NY Times on Seller Stress Syndrome
how hard is it to stay ‘show ready’ for months?
There was a big article in Sunday’s NY Times Real Estate section (The Home That You Can’t Call Your Own) that dealt with the stresses that sellers live under while their Manhattan loft or apartment is offered for sale.
battle metaphors (invasion and Marine barracks)
Teri Karush Rogers did a nice job in getting so many sellers to bare their souls (and their angst); to top it off she closed with a nice quote from me (later on that). Rogers set the scene, contrasting the (obvious) pain of moving to the (insidious) pain of preparing for strangers with money that you want traipsing through your apartment, opening your closets and cabinets:
Tethered indefinitely, they must endure invasion (and banishment) at an hour’s notice, countless rejections by strangers, scrutiny of voyeuristic neighbors and, more frequently these days, the erosion of their own expectations.
Battle fatigue can set in quickly under the strain of keeping one’s home in the meticulous condition of a Marine barracks.
relationship metaphors (searching for a mate)
One seller, Melissa Alcruz, compared her three-month ordeal with a search for a mate. “You have to make the apartment look good, but you can’t look too fussy or high maintenance — your house can’t look like a museum,” said Ms. Alcruz, 37.
Homebound by a difficult pregnancy, Ms. Alcruz nevertheless compulsively cleaned her floors and windows each day while enduring more than a dozen showings and two open houses per week and swallowing backhanded compliments like, “Wow, they did a really great job for a so-so apartment.”
skirmishes, but toddlers may be beyond metaphor
When it comes to controlling clutter, initially and before each showing, parents of young children engage in an ongoing skirmish against action figures, Legos and Exersaucers. It can involve a grueling daily slapstick routine of hiding and retrieving toys, highchairs and strollers.
“We literally took luggage carts of toys down into the lobby of the building every Sunday for open houses — toys, ottoman, laundry baskets, everything we could possibly move out of the apartment — and we would bring it back up” from a storage closet in the lobby on Sunday night, said Ms. Ain, who has a 21-month-old daughter and lived through four months on the market.
“During the weekday showings, I would scramble to get the big toys and stroller out,” she said. “It became very harried. I happened to have a toddler who was not a great sleeper, and I was very emotional and overwrought.”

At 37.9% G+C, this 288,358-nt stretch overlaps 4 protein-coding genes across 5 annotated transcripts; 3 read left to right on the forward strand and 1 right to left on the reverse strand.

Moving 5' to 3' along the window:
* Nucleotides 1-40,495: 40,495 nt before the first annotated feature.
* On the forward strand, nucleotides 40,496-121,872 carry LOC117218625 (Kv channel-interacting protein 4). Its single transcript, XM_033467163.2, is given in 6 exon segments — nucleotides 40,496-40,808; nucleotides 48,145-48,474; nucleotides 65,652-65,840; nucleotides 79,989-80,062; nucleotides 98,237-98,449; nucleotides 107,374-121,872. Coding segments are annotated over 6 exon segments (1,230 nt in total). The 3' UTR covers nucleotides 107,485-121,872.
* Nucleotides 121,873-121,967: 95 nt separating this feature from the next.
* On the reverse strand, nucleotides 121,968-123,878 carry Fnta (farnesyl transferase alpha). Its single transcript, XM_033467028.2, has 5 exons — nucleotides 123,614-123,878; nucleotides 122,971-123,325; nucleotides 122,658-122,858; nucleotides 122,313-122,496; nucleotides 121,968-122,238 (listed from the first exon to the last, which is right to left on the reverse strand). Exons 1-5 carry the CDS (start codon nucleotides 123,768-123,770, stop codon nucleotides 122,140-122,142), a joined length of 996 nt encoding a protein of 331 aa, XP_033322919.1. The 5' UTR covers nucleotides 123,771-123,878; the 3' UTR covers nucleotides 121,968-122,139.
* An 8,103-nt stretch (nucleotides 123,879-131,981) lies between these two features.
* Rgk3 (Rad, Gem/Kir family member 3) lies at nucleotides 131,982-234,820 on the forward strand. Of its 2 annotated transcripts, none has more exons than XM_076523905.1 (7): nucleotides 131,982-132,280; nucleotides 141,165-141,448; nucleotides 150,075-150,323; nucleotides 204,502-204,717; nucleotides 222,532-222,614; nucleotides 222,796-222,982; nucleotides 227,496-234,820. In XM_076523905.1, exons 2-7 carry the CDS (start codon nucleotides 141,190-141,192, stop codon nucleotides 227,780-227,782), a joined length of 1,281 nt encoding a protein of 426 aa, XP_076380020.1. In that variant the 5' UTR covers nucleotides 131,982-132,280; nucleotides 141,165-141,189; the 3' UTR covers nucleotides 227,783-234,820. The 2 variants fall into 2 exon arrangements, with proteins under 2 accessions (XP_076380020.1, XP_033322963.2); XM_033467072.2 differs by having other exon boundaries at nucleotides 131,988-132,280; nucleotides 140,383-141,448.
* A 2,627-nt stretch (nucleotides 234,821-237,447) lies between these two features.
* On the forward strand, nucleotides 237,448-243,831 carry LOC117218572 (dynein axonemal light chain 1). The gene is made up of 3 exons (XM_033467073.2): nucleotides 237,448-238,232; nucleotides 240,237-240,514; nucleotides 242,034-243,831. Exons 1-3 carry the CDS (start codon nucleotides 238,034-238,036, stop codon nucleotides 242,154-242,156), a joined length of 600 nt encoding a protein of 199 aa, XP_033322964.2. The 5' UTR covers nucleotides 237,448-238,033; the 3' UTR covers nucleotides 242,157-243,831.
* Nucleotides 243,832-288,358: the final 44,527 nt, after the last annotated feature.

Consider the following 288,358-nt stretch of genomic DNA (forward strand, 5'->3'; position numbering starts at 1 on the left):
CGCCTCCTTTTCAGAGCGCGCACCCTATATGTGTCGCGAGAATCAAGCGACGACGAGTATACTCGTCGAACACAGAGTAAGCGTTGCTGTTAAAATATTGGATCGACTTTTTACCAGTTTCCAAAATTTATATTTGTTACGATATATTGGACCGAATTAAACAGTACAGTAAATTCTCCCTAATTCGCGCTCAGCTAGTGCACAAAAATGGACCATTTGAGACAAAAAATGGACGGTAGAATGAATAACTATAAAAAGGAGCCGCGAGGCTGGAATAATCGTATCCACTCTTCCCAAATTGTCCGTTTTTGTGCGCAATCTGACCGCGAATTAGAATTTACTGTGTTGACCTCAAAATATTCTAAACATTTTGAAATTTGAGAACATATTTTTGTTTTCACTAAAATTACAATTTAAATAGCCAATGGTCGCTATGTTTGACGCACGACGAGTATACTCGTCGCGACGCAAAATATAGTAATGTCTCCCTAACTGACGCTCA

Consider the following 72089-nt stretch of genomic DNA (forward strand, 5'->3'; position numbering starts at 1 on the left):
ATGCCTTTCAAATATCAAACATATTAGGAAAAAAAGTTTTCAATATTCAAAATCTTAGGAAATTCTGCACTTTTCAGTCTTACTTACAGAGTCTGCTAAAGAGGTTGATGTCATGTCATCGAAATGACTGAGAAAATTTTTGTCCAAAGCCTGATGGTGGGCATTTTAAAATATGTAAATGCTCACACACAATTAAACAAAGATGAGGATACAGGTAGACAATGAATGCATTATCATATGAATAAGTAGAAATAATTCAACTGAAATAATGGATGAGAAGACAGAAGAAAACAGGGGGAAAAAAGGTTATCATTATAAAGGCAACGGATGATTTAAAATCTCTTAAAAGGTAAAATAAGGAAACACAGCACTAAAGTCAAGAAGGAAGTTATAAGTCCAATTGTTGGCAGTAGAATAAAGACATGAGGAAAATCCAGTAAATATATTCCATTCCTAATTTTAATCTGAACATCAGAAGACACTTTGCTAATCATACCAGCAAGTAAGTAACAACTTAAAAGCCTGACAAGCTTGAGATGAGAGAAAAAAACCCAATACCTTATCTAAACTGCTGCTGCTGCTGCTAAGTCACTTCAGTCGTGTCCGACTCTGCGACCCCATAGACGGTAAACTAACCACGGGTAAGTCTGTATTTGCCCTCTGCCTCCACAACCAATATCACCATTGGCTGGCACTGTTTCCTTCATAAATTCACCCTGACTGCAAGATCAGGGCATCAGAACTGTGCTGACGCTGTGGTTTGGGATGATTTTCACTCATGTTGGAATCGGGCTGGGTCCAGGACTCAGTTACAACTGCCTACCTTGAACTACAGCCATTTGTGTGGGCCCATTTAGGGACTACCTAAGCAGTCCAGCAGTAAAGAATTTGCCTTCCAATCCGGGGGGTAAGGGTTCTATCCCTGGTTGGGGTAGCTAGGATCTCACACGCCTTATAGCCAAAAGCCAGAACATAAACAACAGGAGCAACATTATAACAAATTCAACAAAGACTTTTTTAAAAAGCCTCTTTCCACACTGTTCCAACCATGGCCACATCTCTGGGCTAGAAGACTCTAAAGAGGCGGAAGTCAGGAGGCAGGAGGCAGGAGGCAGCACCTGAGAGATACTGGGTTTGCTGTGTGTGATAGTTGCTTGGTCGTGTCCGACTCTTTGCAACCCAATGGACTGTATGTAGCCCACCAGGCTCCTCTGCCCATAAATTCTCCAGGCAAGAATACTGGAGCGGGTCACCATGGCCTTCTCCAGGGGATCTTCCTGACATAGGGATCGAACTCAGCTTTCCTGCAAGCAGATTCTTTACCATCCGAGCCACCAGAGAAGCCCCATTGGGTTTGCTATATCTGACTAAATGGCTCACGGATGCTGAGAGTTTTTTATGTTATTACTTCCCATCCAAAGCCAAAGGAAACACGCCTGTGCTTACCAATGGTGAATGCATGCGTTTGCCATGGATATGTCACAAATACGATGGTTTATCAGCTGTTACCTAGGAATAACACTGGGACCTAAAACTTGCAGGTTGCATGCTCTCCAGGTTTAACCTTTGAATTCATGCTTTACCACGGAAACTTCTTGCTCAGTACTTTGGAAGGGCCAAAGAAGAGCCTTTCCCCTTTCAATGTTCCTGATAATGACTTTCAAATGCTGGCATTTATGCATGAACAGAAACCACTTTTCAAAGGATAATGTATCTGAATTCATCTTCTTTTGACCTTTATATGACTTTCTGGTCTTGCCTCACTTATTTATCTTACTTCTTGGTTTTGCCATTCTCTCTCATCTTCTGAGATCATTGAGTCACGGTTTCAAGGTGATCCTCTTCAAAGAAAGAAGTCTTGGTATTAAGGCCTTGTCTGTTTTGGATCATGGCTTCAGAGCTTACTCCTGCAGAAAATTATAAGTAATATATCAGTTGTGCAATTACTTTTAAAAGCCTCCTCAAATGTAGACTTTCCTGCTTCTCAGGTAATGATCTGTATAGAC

choices, always choices
Personally, I find that sellers are much better at doing ‘the drills’ that are required, and do them more willingly, if they understand from the beginning that the agent is not making Rule To Make Their Lives More Difficult. When the sellers understand that the readiness of the loft or apartment can be a factor in helping them sell more quickly and/or at a higher price, they “get it”, and they choose it.
It can come to appoint where the sellers are near exhaustion with the effort – or just having a bad day or week. If they have covered all this before, it is easier for the agent to ask the seller how they would like to proceed: do we take it off the market for a while, or do we cut down on appointments for a while, or do we pay to have some housekeeping help for a while, or …?? Most people, if they can get a good night’s sleep over it, continue to make the compromises necessary. Or they are encouraged (not by the agent, exactly, but by the market’s feedback) to drop the price if they can’t maintain the condition.
Agents often under-estimate what is required to keep a loft or apartment “show ready”, especially if there are toddlers or teenagers involved. Some folks are intrinsically neat, but most of us are not.
I has one loft listing for which I did a showing while the teenager (home from school mid-afternoon) was asleep in his room instead of at the library as expected. We left that door closed that day.
I had a seller audibly exhale once we were done with showings, gasping that she could now leave her underwear out again if she wanted to. Sellers are wonderful, God bless ‘em, and almost always hold it together.
Back to the big finale of Rogers’ NY Times article….
If the agent understands that the sellers are under great stress and can tell when they are ready to blow, the agent is more equipped to handle the situation positively.
when all else fails
So when I see a seller is in the red zone, I would rather they not limit appointments or reduce their attention to being “show ready”. I would rather they blow at me (even if I have to lie to myself that is nothing personal 😉
Sandy Mattingly, an associate broker at Coldwell Banker Hunt Kennedy, encourages his clients to dump their angst on him.
“Part of the agent’s role is to be a blotter for that so they can get it out of their system and go back to running on a smooth level,” Mr. Mattingly said.
Does that feel better? Now let’s sell the loft….
(C) Sandy Mattingly 2007